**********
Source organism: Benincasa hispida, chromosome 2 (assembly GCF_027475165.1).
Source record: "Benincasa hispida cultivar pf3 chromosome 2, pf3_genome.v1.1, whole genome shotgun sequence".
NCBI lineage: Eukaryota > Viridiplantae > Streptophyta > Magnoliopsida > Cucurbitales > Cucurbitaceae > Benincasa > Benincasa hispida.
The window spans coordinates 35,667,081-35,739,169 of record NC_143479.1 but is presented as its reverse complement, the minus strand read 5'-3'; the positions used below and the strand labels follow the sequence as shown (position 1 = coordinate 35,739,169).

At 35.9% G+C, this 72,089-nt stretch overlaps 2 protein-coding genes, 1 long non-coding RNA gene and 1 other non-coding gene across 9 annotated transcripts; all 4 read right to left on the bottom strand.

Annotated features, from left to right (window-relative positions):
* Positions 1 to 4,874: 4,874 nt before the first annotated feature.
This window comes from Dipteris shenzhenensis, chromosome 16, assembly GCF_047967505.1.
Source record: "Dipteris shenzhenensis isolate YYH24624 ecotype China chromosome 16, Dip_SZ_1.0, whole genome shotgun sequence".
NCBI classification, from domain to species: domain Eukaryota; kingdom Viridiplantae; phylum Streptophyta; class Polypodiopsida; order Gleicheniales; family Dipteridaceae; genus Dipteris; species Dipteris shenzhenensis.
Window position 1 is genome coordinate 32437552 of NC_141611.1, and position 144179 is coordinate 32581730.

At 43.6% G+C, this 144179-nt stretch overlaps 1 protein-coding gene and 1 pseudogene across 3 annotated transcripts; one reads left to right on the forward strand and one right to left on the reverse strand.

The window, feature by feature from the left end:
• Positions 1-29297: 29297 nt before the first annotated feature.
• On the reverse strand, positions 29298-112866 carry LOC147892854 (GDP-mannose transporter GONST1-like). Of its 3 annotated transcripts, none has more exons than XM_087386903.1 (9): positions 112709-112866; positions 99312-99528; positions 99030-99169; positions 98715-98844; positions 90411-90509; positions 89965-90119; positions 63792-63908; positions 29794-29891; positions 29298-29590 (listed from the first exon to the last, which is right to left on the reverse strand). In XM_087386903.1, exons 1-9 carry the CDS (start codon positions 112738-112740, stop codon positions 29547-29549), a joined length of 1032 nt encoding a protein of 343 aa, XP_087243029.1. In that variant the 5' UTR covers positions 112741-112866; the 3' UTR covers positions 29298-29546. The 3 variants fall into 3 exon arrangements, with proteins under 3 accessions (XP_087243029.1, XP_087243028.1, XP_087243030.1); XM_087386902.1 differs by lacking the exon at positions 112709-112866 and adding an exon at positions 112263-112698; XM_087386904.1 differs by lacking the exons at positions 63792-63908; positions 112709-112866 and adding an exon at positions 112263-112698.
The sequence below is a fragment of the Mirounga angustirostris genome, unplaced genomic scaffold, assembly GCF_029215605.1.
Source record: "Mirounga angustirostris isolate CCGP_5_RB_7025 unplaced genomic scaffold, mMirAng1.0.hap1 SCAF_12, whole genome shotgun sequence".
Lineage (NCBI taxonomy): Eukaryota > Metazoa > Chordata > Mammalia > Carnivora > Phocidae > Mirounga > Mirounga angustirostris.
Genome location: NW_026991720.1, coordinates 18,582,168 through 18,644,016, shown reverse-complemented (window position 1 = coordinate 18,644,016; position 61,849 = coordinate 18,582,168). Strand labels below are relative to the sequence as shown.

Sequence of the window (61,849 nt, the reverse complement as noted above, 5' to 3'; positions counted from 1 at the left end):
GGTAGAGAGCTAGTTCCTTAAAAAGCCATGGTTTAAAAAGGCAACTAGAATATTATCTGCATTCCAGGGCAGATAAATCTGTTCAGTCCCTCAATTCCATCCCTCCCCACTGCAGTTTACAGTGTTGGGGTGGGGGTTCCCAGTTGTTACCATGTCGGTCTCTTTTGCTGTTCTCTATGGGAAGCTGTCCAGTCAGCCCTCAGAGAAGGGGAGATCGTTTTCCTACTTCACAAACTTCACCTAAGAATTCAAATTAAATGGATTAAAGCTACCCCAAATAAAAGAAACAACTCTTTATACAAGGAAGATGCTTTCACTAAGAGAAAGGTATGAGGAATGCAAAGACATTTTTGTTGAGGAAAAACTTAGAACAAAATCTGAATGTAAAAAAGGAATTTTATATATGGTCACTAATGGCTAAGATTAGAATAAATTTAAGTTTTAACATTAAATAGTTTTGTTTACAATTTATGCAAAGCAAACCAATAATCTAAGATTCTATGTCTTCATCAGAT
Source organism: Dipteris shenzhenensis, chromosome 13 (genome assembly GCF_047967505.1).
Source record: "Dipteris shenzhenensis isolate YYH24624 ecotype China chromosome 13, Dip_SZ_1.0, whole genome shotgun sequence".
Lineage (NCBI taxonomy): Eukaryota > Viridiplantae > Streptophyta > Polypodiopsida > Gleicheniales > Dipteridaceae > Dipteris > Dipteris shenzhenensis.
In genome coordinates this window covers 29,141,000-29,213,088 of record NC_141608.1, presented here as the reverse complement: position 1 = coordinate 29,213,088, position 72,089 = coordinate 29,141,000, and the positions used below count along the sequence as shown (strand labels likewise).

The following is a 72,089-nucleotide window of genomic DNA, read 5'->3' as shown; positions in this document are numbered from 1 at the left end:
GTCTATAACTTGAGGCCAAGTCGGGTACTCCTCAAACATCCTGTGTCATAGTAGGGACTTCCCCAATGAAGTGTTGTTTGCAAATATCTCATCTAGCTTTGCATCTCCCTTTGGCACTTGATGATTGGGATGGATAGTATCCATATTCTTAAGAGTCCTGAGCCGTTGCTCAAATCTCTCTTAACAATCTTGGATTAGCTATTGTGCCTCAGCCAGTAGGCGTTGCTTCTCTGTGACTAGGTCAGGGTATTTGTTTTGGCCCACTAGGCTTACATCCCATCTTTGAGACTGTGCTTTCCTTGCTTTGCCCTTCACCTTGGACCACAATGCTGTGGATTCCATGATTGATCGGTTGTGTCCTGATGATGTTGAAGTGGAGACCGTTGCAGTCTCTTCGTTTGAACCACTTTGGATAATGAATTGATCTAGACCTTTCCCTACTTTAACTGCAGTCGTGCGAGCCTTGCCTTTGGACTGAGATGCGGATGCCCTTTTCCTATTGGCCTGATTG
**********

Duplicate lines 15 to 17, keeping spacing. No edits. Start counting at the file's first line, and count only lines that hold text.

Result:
• On the reverse strand, positions 29298-112866 carry LOC147892854 (GDP-mannose transporter GONST1-like). Of its 3 annotated transcripts, none has more exons than XM_087386903.1 (9): positions 112709-112866; positions 99312-99528; positions 99030-99169; positions 98715-98844; positions 90411-90509; positions 89965-90119; positions 63792-63908; positions 29794-29891; positions 29298-29590 (listed from the first exon to the last, which is right to left on the reverse strand). In XM_087386903.1, exons 1-9 carry the CDS (start codon positions 112738-112740, stop codon positions 29547-29549), a joined length of 1032 nt encoding a protein of 343 aa, XP_087243029.1. In that variant the 5' UTR covers positions 112741-112866; the 3' UTR covers positions 29298-29546. The 3 variants fall into 3 exon arrangements, with proteins under 3 accessions (XP_087243029.1, XP_087243028.1, XP_087243030.1); XM_087386902.1 differs by lacking the exon at positions 112709-112866 and adding an exon at positions 112263-112698; XM_087386904.1 differs by lacking the exons at positions 63792-63908; positions 112709-112866 and adding an exon at positions 112263-112698.
The sequence below is a fragment of the Mirounga angustirostris genome, unplaced genomic scaffold, assembly GCF_029215605.1.
Source record: "Mirounga angustirostris isolate CCGP_5_RB_7025 unplaced genomic scaffold, mMirAng1.0.hap1 SCAF_12, whole genome shotgun sequence".